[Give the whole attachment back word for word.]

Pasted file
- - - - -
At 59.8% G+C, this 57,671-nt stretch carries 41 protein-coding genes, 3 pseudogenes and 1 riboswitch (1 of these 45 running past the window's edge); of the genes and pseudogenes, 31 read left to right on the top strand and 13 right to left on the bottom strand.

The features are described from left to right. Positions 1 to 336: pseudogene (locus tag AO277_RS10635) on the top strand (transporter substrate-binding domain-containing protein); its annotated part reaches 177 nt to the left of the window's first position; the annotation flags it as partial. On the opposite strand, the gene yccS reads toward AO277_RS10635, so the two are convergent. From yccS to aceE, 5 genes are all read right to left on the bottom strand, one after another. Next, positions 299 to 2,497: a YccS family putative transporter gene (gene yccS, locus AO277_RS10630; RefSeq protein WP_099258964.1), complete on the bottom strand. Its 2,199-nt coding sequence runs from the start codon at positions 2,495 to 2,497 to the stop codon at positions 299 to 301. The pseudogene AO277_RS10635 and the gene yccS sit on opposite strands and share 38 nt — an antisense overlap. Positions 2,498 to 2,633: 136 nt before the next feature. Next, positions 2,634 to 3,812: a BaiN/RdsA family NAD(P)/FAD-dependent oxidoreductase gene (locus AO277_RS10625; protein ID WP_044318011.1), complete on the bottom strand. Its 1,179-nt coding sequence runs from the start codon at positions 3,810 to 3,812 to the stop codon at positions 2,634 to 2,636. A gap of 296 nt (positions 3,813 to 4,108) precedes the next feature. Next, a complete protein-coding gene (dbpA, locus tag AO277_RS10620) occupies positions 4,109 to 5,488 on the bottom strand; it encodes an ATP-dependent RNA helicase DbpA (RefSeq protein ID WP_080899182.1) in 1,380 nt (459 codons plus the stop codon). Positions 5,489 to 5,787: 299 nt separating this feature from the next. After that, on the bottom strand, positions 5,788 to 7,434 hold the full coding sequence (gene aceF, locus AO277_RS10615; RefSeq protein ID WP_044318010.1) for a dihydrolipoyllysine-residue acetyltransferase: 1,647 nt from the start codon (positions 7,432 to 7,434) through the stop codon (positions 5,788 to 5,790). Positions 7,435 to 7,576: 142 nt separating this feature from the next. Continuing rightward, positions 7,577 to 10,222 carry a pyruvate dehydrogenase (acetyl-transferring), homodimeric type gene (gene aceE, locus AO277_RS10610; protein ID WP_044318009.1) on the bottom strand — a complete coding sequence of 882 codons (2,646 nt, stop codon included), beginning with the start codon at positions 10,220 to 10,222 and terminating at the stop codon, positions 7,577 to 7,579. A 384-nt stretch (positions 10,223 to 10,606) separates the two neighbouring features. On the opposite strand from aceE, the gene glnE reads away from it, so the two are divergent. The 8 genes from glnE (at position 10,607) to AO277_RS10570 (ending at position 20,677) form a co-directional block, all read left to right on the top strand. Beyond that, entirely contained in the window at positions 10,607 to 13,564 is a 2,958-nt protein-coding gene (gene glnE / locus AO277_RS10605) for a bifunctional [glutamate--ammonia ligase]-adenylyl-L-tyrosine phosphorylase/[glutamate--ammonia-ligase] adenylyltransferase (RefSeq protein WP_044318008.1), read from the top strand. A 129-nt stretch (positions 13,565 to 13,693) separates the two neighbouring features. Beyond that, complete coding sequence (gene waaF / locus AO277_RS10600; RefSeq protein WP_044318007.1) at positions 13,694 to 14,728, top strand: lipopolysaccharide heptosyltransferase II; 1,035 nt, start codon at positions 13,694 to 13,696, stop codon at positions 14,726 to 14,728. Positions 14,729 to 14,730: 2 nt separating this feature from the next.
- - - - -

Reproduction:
At 59.8% G+C, this 57,671-nt stretch carries 41 protein-coding genes, 3 pseudogenes and 1 riboswitch (1 of these 45 running past the window's edge); of the genes and pseudogenes, 31 read left to right on the top strand and 13 right to left on the bottom strand.

The features are described from left to right. Positions 1 to 336: pseudogene (locus tag AO277_RS10635) on the top strand (transporter substrate-binding domain-containing protein); its annotated part reaches 177 nt to the left of the window's first position; the annotation flags it as partial. On the opposite strand, the gene yccS reads toward AO277_RS10635, so the two are convergent. From yccS to aceE, 5 genes are all read right to left on the bottom strand, one after another. Next, positions 299 to 2,497: a YccS family putative transporter gene (gene yccS, locus AO277_RS10630; RefSeq protein WP_099258964.1), complete on the bottom strand. Its 2,199-nt coding sequence runs from the start codon at positions 2,495 to 2,497 to the stop codon at positions 299 to 301. The pseudogene AO277_RS10635 and the gene yccS sit on opposite strands and share 38 nt — an antisense overlap. Positions 2,498 to 2,633: 136 nt before the next feature. Next, positions 2,634 to 3,812: a BaiN/RdsA family NAD(P)/FAD-dependent oxidoreductase gene (locus AO277_RS10625; protein ID WP_044318011.1), complete on the bottom strand. Its 1,179-nt coding sequence runs from the start codon at positions 3,810 to 3,812 to the stop codon at positions 2,634 to 2,636. A gap of 296 nt (positions 3,813 to 4,108) precedes the next feature. Next, a complete protein-coding gene (dbpA, locus tag AO277_RS10620) occupies positions 4,109 to 5,488 on the bottom strand; it encodes an ATP-dependent RNA helicase DbpA (RefSeq protein ID WP_080899182.1) in 1,380 nt (459 codons plus the stop codon). Positions 5,489 to 5,787: 299 nt separating this feature from the next. After that, on the bottom strand, positions 5,788 to 7,434 hold the full coding sequence (gene aceF, locus AO277_RS10615; RefSeq protein ID WP_044318010.1) for a dihydrolipoyllysine-residue acetyltransferase: 1,647 nt from the start codon (positions 7,432 to 7,434) through the stop codon (positions 5,788 to 5,790). Positions 7,435 to 7,576: 142 nt separating this feature from the next. Continuing rightward, positions 7,577 to 10,222 carry a pyruvate dehydrogenase (acetyl-transferring), homodimeric type gene (gene aceE, locus AO277_RS10610; protein ID WP_044318009.1) on the bottom strand — a complete coding sequence of 882 codons (2,646 nt, stop codon included), beginning with the start codon at positions 10,220 to 10,222 and terminating at the stop codon, positions 7,577 to 7,579. A 384-nt stretch (positions 10,223 to 10,606) separates the two neighbouring features. On the opposite strand from aceE, the gene glnE reads away from it, so the two are divergent. The 8 genes from glnE (at position 10,607) to AO277_RS10570 (ending at position 20,677) form a co-directional block, all read left to right on the top strand. Beyond that, entirely contained in the window at positions 10,607 to 13,564 is a 2,958-nt protein-coding gene (gene glnE / locus AO277_RS10605) for a bifunctional [glutamate--ammonia ligase]-adenylyl-L-tyrosine phosphorylase/[glutamate--ammonia-ligase] adenylyltransferase (RefSeq protein WP_044318008.1), read from the top strand. A 129-nt stretch (positions 13,565 to 13,693) separates the two neighbouring features. Beyond that, complete coding sequence (gene waaF / locus AO277_RS10600; RefSeq protein WP_044318007.1) at positions 13,694 to 14,728, top strand: lipopolysaccharide heptosyltransferase II; 1,035 nt, start codon at positions 13,694 to 13,696, stop codon at positions 14,726 to 14,728. Positions 14,729 to 14,730: 2 nt separating this feature from the next.